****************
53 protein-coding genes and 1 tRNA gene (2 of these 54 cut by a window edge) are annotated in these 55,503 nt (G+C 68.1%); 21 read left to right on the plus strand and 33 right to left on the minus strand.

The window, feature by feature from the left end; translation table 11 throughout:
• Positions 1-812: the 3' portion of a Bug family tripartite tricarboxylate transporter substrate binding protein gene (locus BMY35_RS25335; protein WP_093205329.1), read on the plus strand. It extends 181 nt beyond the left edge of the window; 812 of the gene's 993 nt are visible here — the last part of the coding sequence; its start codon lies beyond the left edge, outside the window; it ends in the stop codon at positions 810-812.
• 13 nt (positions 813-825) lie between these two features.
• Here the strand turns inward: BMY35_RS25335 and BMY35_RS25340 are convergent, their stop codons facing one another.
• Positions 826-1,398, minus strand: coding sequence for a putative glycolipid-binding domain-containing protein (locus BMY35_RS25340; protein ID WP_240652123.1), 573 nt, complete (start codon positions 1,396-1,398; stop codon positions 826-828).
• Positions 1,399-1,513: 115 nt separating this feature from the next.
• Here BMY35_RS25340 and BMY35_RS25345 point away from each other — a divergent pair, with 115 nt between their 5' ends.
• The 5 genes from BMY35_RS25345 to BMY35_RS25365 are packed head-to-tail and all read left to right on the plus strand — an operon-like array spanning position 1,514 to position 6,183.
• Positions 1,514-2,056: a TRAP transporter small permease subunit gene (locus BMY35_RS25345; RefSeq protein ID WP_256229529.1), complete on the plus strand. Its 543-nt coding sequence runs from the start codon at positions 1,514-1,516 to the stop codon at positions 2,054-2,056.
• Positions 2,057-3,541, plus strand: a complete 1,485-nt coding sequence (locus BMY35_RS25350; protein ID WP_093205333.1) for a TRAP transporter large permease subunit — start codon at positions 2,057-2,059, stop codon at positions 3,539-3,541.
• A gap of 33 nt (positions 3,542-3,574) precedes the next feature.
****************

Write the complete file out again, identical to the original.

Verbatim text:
53 protein-coding genes and 1 tRNA gene (2 of these 54 cut by a window edge) are annotated in these 55,503 nt (G+C 68.1%); 21 read left to right on the plus strand and 33 right to left on the minus strand.

The window, feature by feature from the left end; translation table 11 throughout:
• Positions 1-812: the 3' portion of a Bug family tripartite tricarboxylate transporter substrate binding protein gene (locus BMY35_RS25335; protein WP_093205329.1), read on the plus strand. It extends 181 nt beyond the left edge of the window; 812 of the gene's 993 nt are visible here — the last part of the coding sequence; its start codon lies beyond the left edge, outside the window; it ends in the stop codon at positions 810-812.
• 13 nt (positions 813-825) lie between these two features.
• Here the strand turns inward: BMY35_RS25335 and BMY35_RS25340 are convergent, their stop codons facing one another.
• Positions 826-1,398, minus strand: coding sequence for a putative glycolipid-binding domain-containing protein (locus BMY35_RS25340; protein ID WP_240652123.1), 573 nt, complete (start codon positions 1,396-1,398; stop codon positions 826-828).
• Positions 1,399-1,513: 115 nt separating this feature from the next.
• Here BMY35_RS25340 and BMY35_RS25345 point away from each other — a divergent pair, with 115 nt between their 5' ends.
• The 5 genes from BMY35_RS25345 to BMY35_RS25365 are packed head-to-tail and all read left to right on the plus strand — an operon-like array spanning position 1,514 to position 6,183.
• Positions 1,514-2,056: a TRAP transporter small permease subunit gene (locus BMY35_RS25345; RefSeq protein ID WP_256229529.1), complete on the plus strand. Its 543-nt coding sequence runs from the start codon at positions 1,514-1,516 to the stop codon at positions 2,054-2,056.
• Positions 2,057-3,541, plus strand: a complete 1,485-nt coding sequence (locus BMY35_RS25350; protein ID WP_093205333.1) for a TRAP transporter large permease subunit — start codon at positions 2,057-2,059, stop codon at positions 3,539-3,541.
• A gap of 33 nt (positions 3,542-3,574) precedes the next feature.